In 1849, $10 million was taken from the hills; $40 million in 1850 and more than $80 million in 1852.

Land speculation went crazy. Lots that could be bought for $15 in 1845 cost $40,000 by 1850. Coin was in short supply and gamblers would only accept gold coins for business. Gold started out paying $6 per ounce, then $8 per ounce, then $12 per ounce. The bartender provided the coins but, when they ran short, the price was high; when a lot of gold dust was around, the price was high. Everyone felt that when the lost their gold, all they had to do was go to work in San Francisco or go back to the gold fields because there was so much of it around. Or you could sweep the floor and make a $100 from the gold dust dropped on the floor in one day.

The brightly-lit two-story Parker House with carpets on the floor, a bar, walls decorated with naked women in all types of poses, and tables for gambling opened with John Henry Brown and Robert A. Parker, co-owners. Brown also ran the City Hotel at Clay and Kearney streets. Brown had to provide food and wine for the hotels and keep the place running. Due to the enormous prices charged in San Francisco, he procured most of his provisions from Oregon and the farmers around the local area. Wine was a big cost and it was available at the table for meals and the card-dealers bought a round for his customers almost every hour. Even with the high price of wine, it paid off by keeping the patrons at the tables. The Parker House was the best establishment on the West Coast. It had two billiard tables on the second floor, one on the main floor and two in the basement. Billiards passed a lot of time away but the miners soon grew tired of it and wanted higher stakes that didn’t require energy to do. The lower floor billiard room was short-lived as Parker soon was getting $10,000 per month for gambling privileges. Other rooms were rented out for the same and eventually all of the billiard rooms were rooms for faro, monte and roulette.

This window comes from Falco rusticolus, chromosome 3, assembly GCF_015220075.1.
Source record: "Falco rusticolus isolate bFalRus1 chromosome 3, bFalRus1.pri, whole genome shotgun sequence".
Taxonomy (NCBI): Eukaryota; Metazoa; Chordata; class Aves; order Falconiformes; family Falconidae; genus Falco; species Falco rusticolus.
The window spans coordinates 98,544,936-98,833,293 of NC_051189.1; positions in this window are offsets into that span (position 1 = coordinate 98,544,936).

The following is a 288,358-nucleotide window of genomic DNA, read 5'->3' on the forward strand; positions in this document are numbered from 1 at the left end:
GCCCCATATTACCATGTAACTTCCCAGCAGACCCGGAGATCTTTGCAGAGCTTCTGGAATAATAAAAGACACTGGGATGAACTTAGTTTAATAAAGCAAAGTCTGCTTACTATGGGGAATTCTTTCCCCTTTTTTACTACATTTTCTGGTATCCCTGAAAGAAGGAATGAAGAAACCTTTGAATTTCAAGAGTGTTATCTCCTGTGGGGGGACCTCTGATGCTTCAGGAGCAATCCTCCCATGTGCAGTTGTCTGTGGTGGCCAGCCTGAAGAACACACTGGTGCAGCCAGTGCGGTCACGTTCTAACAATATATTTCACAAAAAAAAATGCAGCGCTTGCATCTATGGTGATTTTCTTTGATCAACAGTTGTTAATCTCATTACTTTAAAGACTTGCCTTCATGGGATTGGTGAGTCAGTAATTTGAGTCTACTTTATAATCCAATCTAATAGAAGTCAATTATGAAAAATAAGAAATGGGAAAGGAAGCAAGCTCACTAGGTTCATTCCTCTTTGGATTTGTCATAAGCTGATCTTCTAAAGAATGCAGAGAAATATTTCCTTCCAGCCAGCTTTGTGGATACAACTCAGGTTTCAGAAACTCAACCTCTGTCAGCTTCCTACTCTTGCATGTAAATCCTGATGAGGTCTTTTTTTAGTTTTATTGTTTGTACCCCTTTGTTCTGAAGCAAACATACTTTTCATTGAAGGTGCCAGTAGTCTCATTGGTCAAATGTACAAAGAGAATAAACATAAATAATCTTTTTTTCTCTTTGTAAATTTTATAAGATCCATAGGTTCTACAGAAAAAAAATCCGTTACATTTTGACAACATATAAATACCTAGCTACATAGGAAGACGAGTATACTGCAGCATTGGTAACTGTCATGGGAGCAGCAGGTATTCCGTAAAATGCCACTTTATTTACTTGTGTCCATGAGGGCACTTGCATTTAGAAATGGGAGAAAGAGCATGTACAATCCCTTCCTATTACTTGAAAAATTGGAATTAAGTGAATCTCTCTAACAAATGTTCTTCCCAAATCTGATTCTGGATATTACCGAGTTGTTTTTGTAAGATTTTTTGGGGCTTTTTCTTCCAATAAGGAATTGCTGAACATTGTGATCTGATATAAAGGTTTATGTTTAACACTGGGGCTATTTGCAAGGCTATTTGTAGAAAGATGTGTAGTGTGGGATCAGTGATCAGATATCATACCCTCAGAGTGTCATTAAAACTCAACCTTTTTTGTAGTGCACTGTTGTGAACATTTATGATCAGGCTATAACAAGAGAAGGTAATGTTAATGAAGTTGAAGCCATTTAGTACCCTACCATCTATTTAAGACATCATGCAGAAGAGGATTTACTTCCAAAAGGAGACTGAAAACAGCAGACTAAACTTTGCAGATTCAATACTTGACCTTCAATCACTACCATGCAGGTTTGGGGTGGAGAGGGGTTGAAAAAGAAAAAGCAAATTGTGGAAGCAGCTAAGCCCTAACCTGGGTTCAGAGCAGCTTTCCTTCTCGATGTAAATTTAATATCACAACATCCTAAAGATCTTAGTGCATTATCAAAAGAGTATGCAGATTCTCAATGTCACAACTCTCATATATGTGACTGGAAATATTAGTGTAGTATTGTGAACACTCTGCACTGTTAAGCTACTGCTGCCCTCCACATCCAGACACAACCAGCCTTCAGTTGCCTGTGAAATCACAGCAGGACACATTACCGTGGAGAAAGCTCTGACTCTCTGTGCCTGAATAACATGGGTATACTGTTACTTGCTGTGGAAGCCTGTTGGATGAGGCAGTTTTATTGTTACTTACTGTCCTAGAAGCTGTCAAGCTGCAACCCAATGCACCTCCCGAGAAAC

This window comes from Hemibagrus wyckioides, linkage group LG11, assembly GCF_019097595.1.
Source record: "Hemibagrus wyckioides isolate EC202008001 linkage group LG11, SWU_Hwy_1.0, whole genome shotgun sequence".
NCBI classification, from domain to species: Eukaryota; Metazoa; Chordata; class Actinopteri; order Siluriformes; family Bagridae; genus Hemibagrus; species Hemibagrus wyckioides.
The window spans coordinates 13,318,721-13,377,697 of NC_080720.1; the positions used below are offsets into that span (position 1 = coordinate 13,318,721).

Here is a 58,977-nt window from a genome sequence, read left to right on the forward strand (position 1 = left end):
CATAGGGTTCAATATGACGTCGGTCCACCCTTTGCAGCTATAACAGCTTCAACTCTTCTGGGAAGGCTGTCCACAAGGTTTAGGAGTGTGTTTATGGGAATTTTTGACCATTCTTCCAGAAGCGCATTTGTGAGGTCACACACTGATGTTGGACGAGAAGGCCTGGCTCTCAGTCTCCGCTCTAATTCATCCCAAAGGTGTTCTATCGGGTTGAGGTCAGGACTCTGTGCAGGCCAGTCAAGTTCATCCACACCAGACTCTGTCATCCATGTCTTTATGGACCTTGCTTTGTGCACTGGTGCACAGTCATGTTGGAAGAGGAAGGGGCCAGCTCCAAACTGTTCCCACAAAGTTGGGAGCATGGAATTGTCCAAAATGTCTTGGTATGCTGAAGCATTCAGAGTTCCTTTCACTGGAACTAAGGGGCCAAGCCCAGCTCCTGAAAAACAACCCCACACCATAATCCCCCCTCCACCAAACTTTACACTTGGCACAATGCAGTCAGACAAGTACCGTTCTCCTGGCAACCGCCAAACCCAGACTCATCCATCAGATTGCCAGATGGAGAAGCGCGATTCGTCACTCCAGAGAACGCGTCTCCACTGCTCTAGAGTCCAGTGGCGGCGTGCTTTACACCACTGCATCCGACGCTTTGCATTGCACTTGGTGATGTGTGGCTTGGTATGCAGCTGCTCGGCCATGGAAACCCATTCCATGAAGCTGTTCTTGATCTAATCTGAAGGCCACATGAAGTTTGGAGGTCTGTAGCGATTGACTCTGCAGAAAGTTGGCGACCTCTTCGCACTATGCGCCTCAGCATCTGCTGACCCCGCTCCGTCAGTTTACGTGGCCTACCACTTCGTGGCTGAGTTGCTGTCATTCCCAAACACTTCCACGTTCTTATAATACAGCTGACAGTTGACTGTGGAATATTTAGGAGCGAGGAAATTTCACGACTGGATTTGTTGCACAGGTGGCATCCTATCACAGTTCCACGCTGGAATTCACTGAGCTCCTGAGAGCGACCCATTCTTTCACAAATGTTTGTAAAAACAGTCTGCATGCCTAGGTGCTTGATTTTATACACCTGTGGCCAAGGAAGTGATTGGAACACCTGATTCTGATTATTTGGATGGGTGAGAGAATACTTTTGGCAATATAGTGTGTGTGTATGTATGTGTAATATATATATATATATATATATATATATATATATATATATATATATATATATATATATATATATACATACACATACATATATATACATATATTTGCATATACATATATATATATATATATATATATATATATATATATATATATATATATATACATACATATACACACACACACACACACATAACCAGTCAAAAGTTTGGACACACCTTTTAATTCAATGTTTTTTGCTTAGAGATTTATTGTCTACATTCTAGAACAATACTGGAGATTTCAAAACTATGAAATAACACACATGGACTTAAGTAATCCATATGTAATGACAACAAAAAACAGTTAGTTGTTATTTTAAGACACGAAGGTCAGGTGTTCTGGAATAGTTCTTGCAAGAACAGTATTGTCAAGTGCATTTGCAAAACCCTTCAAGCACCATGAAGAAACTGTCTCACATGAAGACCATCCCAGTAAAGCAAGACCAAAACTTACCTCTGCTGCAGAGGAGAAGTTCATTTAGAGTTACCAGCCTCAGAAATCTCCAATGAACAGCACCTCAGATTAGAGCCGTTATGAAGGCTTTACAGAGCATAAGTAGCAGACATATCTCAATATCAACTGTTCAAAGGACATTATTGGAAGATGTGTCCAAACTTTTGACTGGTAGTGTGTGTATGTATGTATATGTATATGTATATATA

Of the 39,888 immigrants who arrived by sea between April 12, 1849 and Jan. 12, 1859, 1,421 were women. When the first boat with two “liberated women” landed at Yerba Buena Cove, the crowd noticed them immediately and more than 1,000 men eager for a glimpse of them gathered at the shore. The two women immediately engaged in a quarrel with the captain over the payment of their fare that the girls believed the captain had promised payment after a day in San Francisco. After many minutes of heated argument, a gentleman in the crowd threw down a bag of gold and hustled the girls off the boat amid a roar of approval from the crowd. With so few women in town, they were treated with respect and collected top pay for that privilege. Some were hired out to the gambling palaces and would stand, sit and post in an enclosed display box while miners paid an ounce of gold to view her for a few minutes. After time when more women began arriving to the city, “cribs” became plentiful much to the enjoyment of the miners.

Rediscovering the Peninsula by Darold Fredricks appears in the Monday edition of the Daily Journal.